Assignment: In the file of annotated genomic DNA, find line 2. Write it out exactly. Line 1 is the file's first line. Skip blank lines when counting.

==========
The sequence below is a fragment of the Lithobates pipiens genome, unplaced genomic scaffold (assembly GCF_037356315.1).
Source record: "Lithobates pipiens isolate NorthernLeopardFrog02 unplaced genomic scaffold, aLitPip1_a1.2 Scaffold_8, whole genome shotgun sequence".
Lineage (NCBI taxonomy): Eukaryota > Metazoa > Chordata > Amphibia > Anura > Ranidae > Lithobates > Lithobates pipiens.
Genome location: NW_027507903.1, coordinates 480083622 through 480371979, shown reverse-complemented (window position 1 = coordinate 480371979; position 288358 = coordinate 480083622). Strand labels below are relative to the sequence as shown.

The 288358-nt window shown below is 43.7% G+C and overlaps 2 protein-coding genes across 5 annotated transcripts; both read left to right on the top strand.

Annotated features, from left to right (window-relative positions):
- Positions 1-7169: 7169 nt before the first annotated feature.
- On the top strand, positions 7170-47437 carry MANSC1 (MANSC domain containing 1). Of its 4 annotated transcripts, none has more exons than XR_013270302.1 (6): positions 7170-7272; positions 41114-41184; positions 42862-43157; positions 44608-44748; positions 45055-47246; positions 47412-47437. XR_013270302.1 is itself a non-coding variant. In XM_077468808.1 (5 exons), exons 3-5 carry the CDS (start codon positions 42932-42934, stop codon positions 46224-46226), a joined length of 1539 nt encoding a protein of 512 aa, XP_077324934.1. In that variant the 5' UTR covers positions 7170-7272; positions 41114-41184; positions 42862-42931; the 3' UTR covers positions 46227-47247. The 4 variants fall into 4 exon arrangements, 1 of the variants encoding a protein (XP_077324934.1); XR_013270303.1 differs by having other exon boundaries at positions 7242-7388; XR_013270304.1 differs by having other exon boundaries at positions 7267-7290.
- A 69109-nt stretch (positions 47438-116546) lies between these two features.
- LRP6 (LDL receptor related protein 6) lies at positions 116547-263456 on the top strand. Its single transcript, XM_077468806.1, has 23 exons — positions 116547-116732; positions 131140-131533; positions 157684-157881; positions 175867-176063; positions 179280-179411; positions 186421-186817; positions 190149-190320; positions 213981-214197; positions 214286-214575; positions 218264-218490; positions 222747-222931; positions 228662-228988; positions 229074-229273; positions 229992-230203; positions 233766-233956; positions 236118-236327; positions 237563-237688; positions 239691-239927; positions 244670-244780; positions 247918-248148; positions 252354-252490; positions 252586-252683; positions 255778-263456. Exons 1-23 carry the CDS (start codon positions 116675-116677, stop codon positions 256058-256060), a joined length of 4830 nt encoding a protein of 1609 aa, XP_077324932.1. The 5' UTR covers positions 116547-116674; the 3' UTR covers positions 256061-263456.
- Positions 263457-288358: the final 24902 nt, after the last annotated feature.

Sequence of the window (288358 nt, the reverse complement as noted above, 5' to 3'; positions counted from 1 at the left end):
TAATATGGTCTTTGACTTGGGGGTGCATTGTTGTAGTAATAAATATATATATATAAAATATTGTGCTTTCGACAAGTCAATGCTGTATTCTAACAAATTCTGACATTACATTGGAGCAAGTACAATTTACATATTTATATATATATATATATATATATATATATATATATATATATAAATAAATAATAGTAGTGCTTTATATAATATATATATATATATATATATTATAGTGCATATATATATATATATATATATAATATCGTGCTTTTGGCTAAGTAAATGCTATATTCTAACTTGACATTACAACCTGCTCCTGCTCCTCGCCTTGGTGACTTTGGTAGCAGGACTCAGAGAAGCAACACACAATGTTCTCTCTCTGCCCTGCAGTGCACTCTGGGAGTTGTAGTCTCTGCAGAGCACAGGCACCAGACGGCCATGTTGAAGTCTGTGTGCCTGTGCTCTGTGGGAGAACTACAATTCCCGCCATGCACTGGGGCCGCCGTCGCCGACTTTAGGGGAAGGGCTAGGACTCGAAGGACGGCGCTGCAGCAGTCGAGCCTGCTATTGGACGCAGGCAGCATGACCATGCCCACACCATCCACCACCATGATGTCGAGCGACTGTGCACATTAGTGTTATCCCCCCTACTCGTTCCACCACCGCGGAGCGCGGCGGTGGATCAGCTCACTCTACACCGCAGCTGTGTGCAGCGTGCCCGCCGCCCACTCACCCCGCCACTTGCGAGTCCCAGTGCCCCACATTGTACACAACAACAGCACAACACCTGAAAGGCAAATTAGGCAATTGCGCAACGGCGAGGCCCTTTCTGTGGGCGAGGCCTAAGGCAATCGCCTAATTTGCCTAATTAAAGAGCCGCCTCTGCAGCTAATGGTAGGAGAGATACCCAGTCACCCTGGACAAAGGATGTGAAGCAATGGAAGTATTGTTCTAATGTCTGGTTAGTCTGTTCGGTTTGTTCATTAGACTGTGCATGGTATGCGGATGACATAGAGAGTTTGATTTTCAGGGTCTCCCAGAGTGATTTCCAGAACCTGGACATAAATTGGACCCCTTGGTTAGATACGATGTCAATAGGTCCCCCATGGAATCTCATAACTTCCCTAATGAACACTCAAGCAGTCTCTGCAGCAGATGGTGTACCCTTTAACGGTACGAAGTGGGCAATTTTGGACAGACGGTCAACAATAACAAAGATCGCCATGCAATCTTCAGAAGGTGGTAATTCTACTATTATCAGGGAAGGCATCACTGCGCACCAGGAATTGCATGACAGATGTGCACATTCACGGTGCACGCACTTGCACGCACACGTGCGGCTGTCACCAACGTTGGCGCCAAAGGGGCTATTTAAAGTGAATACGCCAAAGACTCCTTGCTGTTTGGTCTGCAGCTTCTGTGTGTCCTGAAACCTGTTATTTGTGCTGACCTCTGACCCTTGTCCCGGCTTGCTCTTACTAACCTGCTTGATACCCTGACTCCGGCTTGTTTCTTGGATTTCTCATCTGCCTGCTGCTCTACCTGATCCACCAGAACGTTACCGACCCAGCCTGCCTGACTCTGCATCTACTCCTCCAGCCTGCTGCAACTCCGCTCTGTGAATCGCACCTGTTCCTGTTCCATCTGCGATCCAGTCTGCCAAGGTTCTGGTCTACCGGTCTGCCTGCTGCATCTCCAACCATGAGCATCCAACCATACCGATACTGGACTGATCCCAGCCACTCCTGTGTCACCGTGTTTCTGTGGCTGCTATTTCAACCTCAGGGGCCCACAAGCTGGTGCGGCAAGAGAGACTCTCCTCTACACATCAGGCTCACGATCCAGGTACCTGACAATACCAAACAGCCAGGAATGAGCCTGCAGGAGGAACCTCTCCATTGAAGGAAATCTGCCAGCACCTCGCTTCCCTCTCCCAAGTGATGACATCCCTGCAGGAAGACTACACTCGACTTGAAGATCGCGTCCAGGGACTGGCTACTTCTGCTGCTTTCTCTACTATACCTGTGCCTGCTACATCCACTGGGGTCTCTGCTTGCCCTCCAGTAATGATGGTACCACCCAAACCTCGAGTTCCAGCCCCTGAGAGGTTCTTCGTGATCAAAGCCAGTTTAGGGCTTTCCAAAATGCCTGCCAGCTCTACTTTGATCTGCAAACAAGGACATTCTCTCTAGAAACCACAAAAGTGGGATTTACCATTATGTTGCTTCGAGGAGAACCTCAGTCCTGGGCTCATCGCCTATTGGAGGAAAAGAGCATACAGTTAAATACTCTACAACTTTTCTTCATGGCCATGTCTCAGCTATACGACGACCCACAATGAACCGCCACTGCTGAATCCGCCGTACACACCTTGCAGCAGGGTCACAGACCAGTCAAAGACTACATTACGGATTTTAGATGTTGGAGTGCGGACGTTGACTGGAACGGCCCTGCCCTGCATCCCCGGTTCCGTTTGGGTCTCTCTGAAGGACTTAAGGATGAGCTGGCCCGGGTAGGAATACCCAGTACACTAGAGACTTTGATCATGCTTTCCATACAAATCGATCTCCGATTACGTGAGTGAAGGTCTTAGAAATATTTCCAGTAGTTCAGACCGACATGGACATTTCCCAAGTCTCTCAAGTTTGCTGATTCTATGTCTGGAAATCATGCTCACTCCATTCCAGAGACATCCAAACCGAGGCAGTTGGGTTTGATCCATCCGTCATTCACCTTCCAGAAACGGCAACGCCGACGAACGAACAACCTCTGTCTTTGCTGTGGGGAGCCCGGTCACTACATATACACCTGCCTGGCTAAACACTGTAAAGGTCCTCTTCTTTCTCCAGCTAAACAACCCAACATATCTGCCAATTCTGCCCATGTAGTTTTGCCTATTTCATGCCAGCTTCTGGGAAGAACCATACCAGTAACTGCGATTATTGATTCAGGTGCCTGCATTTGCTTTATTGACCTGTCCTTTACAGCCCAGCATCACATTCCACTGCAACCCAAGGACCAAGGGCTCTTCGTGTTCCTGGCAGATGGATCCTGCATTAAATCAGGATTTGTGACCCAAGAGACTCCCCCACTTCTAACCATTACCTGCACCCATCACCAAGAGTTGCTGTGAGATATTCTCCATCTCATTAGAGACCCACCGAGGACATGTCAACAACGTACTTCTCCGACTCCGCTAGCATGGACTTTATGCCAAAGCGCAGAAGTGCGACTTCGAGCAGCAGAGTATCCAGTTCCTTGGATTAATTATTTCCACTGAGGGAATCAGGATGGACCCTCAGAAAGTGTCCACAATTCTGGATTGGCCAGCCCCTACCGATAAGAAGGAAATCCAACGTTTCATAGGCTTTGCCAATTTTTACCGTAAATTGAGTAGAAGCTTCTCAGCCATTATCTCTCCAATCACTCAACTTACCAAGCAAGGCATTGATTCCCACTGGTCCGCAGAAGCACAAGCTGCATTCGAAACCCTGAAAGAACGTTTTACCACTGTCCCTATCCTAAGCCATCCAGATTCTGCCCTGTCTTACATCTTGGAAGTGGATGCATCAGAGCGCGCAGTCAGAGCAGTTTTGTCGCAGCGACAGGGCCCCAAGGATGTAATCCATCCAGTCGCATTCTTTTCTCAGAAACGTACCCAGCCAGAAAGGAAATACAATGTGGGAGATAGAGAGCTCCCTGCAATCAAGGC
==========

Source record: "Lithobates pipiens isolate NorthernLeopardFrog02 unplaced genomic scaffold, aLitPip1_a1.2 Scaffold_8, whole genome shotgun sequence".